How different countries motivate local entrepreneurs [NES 2014 panel]



This is a part of our coverage of the Japan New Economy Summit 2014. You can follow our updates on Twitter as well at @thebridge_e.

Day two of the New Economy Summit in Tokyo included a panel about how governments in the Middle East and European regions motivate local entrepreneurs. Speakers included:

  • David Heller, managing partner of Vertex Venture Capital
  • Talmon Marco, CEO of Viber
  • Peter Vesterbacka, Mighty Eagle at Rovio Entertainment
  • Chris Wade, venture capital advisor of UK Trade and Investment

Heller kicked off the panel describing how his company has evolved the local startup scene in Israel. Since its launch back in 1997, Vertex has invested in 108 companies, and over 30 went on to an exit. The most recent was Waze, a community-based, real-time traffic and navigation app, acquired by Google last year. He emphasized that one of the most interesting things about the Israeli startup ecosystem is the amount of VC investment per person is much higher than that of any other developed country.

David Heller
David Heller

Marco then introduced himself by encouraging the audience to call Viber a Japanese company, since they were acquired by Japan’s Rakuten earlier this year. Despite the fact that they started business in Belarus and then moved on to London, they have an especially large user base in South East Asia, especially in Myanmar and the Philippines. His advice for Japanese entrepreneurs? You need to encourage your employees to respect individualism and think out of box.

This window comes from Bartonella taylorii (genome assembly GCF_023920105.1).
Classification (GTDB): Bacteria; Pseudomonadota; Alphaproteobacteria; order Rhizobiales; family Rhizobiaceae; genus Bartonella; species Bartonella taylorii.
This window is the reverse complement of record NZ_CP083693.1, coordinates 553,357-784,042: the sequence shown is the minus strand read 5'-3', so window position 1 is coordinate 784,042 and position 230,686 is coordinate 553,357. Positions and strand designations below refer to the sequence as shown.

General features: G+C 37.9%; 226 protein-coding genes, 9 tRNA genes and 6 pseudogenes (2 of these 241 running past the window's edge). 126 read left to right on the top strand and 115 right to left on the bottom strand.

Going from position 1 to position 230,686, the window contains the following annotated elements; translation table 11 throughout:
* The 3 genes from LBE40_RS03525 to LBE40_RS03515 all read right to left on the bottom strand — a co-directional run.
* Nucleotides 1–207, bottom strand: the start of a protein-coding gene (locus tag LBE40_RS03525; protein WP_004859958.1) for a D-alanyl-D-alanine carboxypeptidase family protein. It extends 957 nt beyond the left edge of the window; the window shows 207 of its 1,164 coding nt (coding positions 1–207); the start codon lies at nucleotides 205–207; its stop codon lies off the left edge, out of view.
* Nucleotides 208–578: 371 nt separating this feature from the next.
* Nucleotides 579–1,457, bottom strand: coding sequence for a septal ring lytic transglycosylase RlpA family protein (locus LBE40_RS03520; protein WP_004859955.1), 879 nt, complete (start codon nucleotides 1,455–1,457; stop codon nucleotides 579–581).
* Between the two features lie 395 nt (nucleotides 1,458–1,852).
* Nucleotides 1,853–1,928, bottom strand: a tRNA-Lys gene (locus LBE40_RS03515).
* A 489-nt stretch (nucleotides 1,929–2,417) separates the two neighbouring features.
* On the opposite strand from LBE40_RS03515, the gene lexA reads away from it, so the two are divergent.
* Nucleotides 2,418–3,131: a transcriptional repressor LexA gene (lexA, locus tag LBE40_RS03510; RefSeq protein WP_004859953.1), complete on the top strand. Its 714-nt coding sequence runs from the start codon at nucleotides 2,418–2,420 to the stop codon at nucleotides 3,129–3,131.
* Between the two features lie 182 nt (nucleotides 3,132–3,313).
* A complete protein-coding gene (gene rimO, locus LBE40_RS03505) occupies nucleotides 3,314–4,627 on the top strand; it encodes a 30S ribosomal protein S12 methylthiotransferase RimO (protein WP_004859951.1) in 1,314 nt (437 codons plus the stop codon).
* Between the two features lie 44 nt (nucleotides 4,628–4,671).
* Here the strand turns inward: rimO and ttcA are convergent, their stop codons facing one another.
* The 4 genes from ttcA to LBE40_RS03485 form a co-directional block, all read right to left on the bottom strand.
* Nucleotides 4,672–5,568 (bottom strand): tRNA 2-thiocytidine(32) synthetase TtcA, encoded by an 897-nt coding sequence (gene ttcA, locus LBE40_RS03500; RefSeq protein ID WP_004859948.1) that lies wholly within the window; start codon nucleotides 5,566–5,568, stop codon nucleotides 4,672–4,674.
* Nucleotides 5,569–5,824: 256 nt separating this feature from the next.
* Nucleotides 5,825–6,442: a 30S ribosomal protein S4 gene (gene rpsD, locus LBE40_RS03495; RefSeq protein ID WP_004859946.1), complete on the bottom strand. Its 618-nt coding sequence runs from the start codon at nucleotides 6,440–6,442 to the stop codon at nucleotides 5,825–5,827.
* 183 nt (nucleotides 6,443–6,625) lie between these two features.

Rovio’s Peter Vesterbacka explained that his company initially started out as a gaming company, but is now focused on three Es: entertainment, education, and entrepreneurship. As part of these efforts, they have been involved in organizing Finland’s largest tech conference Slush [1]. He encouraged Japanese entrepreneurs in the audience to create global success stories, pointing out that Tokyo alone has a larger population than all of Finland. He says startups have to stand out and differentiate from others, and that his company respects the diversity of employees. After launching an office here in Tokyo, they hope to be more Japanese than Japanese people, he says.

UKTI’s Chris Wade explained that his organization has been helping to grow the local startup community in East London by eliminating obstacles for entrepreneurs who are launching a company, providing them with the necessary mentorship. He says the UK government has also deployed several measures to accelerate entrepreneurship, including tax incentives for seed investments and issuing an entrepreneur visa to helps startups more easily hire talented people from outside the country.

He noted that every entrepreneur has to fail fast and keep trying. That’s the must-have mindset not only for Silicon Valley entrepreneurs, but for people all over the world who are keen to launch a business.

Peter Vesterbacka, Chris Wade
Peter Vesterbacka, Chris Wade

  1. Update: We’re told the largest tech conference in Eurasia, in fact.  ↩